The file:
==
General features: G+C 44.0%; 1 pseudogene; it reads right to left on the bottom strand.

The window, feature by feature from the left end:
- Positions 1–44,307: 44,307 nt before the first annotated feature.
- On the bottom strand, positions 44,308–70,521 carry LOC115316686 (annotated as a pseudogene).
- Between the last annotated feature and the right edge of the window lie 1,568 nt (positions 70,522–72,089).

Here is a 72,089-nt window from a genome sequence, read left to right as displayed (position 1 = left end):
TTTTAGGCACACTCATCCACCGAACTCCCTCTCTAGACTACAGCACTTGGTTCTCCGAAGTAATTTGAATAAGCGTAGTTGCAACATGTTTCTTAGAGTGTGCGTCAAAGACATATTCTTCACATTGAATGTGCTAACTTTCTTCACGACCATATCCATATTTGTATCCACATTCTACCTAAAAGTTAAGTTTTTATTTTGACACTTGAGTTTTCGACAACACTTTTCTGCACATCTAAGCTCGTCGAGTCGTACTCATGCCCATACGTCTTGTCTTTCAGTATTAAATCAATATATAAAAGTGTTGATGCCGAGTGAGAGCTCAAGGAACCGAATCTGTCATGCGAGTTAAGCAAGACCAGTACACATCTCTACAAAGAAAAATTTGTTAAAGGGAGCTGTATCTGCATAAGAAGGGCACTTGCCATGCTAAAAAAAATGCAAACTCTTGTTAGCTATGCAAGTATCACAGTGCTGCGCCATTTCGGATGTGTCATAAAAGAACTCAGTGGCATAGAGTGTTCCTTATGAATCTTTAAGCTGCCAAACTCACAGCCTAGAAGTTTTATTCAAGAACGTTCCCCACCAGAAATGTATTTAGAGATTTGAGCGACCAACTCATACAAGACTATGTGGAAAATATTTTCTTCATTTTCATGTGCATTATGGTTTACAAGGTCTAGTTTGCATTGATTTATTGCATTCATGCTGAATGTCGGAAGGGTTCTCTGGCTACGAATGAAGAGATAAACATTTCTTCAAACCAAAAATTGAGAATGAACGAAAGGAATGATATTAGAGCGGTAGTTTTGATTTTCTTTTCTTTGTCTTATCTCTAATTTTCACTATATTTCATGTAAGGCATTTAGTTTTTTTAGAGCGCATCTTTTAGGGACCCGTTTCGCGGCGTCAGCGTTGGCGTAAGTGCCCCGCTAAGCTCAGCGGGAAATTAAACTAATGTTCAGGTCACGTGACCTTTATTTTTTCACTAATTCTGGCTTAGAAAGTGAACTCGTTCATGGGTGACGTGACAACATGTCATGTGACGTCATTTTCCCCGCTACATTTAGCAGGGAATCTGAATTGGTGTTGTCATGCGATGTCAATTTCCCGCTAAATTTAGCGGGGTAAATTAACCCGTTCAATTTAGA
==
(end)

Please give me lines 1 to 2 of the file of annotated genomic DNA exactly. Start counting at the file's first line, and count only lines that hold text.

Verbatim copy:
General features: G+C 44.0%; 1 pseudogene; it reads right to left on the bottom strand.

The window, feature by feature from the left end: